Open Access

Development and validation of a quality of life questionnaire for patients with colostomy or ileostomy

Health and Quality of Life Outcomes20053:62

DOI: 10.1186/1477-7525-3-62

Received: 09 May 2005

Accepted: 12 October 2005

Published: 12 October 2005



Quality of life of stoma patients is increasingly being addressed in clinical trials. However, the instruments used in the majority of these studies have not been validated specifically for stoma patients. The aim of this paper is to describe the development and validation of a quality-of-life instrument, "Stoma-QOL", specifically for patients with colostomy or ileostomy.


Potential items were formulated in English on the basis of the results of a series of semi-structured interviews with 169 adult stoma patients. The process resulted in a preliminary 37-item version, which was translated into French, German, Spanish and Danish, and administered repeatedly to 182 patients with colostomy or ileostomy. A psychometric selection of items was performed through Rasch Analysis. The measurement properties of the final questionnaire version were subsequently tested.


The 20 items in the final questionnaire covered four domains – sleep, sexual activity, relations to family and close friends, and social relations to other than family and close friends. These items were found to define a unidimensional variable according to Rasch specifications (Infit MNSQ < 1.3). Internal consistency reliability calculated as Cronbach's alpha was 0.92, i.e., highly reliable. Spearman's correlation coefficients of scores across times of administration was >0.88 (p < 0.01), indicating a high test-retest reliability. Item calibrations by country calculated as ICC were 0.81 (0.67–0.91 95% CI), confirming cross-cultural comparability across the European countries included in the study.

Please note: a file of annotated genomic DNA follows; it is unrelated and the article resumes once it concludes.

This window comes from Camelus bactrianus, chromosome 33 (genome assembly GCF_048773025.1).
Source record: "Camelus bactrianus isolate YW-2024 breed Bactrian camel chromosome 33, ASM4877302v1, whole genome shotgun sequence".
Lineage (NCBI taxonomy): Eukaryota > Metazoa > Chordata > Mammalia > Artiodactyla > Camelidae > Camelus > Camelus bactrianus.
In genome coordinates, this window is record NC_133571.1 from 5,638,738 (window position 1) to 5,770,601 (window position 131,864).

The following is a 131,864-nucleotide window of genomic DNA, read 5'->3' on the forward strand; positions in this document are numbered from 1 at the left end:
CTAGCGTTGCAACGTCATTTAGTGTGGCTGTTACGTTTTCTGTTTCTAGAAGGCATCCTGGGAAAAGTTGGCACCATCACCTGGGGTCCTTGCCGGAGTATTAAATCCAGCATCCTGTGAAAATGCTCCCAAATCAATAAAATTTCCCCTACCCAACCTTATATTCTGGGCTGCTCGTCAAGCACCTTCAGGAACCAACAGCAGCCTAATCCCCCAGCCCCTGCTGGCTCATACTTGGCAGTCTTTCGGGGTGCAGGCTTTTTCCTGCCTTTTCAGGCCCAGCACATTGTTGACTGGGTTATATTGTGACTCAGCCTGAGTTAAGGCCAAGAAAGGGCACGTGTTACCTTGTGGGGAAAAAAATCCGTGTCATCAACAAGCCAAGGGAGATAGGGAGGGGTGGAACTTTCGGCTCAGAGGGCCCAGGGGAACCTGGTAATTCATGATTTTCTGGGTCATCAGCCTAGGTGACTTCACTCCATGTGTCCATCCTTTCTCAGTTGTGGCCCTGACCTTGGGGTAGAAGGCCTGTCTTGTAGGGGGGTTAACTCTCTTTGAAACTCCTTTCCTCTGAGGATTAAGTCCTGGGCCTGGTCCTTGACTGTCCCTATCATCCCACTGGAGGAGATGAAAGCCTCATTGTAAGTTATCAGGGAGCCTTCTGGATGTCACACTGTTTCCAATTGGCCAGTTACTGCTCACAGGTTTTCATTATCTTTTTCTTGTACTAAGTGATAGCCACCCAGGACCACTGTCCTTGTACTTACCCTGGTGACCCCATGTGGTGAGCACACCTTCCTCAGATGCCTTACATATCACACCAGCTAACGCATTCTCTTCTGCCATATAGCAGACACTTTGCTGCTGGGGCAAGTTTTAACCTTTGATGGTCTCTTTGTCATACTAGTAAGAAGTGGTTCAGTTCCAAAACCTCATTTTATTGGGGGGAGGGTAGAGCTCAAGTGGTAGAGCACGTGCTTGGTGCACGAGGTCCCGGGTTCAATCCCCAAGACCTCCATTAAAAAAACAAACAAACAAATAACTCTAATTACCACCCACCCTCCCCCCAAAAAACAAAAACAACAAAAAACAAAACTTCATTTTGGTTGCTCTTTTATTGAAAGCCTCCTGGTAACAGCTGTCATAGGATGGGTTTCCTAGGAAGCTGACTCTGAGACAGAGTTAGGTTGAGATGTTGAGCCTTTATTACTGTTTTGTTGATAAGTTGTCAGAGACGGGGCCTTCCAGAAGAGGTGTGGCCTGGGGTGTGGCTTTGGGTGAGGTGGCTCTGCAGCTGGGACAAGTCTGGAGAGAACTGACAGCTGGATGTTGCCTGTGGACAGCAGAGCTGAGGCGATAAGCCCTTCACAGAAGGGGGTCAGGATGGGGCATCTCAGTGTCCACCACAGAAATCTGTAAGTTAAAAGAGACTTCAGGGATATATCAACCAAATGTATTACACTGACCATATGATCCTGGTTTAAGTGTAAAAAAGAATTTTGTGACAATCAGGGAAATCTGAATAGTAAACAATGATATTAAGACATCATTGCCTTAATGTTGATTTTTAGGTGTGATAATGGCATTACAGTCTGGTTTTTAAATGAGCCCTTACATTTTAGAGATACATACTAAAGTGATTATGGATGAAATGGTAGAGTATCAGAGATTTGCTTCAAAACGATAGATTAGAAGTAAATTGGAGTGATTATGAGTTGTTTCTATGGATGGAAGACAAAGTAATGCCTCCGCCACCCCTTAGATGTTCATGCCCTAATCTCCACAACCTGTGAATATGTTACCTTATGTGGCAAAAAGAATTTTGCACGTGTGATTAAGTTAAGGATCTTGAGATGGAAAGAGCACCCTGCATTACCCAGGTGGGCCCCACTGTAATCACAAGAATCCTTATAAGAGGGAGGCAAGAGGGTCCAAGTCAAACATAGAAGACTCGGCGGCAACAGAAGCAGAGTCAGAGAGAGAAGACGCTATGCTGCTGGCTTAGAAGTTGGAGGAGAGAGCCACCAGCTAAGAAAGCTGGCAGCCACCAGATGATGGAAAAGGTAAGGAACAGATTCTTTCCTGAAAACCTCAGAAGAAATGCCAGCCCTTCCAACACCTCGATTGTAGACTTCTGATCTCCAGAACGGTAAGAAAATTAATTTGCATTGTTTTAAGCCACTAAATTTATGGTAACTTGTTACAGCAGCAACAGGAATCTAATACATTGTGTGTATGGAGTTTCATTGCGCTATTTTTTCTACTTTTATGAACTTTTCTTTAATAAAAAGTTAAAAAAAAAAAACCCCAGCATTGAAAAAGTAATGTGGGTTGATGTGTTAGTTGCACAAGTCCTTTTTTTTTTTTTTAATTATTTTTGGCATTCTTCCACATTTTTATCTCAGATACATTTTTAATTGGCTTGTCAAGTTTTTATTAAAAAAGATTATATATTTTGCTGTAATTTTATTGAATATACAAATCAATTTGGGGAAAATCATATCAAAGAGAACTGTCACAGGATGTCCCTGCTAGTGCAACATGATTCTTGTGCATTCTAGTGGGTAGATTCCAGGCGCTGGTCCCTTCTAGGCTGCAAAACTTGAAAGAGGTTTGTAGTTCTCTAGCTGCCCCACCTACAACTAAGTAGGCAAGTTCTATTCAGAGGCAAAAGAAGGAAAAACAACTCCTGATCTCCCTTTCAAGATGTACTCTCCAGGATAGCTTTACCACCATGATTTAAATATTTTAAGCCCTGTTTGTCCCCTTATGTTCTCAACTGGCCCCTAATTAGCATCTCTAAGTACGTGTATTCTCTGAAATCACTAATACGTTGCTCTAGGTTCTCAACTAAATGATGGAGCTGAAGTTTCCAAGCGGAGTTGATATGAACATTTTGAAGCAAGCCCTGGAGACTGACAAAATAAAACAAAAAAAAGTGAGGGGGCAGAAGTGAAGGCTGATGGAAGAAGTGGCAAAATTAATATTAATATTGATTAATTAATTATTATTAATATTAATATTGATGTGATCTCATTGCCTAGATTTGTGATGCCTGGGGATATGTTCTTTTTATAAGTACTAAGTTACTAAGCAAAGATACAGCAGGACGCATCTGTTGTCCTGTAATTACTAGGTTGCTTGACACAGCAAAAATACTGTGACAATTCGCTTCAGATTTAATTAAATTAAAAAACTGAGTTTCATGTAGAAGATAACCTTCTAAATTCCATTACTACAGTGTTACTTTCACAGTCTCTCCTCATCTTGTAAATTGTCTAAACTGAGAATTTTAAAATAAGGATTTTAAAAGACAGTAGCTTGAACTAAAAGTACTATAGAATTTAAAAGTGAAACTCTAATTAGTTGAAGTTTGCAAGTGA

Given the adequacy of the metric properties of the Stoma-QOL suggested by the psychometric analyses, this study confirms the suitability of the instrument in clinical practice and in clinical research.


Stoma quality of life development validation reliability Rasch analysis


Stoma patients have a surgically created opening on the abdomen involving parts of either the gastrointestinal or urinary tract. Colostomy involves discharging feces from the large intestine, ileostomy from the small intestine, while urostomy means discharging urine through the surgical opening. Due to this major change in physical appearance and bodily function, patients with stoma are challenged with a number of quality of life (QOL) issues.

In recent years QOL of stoma patients has been addressed in a number of studies [16], some covering a broad range of different stomas, others focusing more narrowly on just one or two of the conditions – colostomy, ileostomy or urostomy.

With few exceptions, the abovementioned instruments were not reported to have been validated specifically for stoma patients. Since the development and validation of Olbrisch's "Ostomy Adjustment Scale" in the early 1980's [1], to our knowledge the only contemporary instrument constructed and psychometrically tested specifically for colo-, ileo- and urostomy has been the "Stoma Care Quality of Life Index" (1998) [6]. This 34-item questionnaire was validated in the UK and France, showing a satisfactory reliability.

However, the psychometric properties of both the "Ostomy Adjustment Scale" [1] and the "Stoma Care Quality of Life Index" [6] were assessed solely within a classical theoretical approach, the so-called Classical Test Theory [7], which is a valid method, but in our opinion may not be the optimal solution. The main problem with the Classical Test Theory is that it presupposes that one can directly infer, e.g., a stoma patient's quality of life by summing responses and calculating a total score, assuming that each item contributes equally to this total score. However, treating items equally implies that all items are of identical importance, which in our experience might not be the case. A stoma patient's strong agreement with an item like "I worry that my family feel awkward around me" indicates a greater problem than does a strong agreement with an item like "I become anxious when the pouch is full". Thus, when items represent different levels of importance to the stoma patients' quality of life, should the data not be analysed so that the total score reflects this value of "importance" of the item's contribution to the total scale value?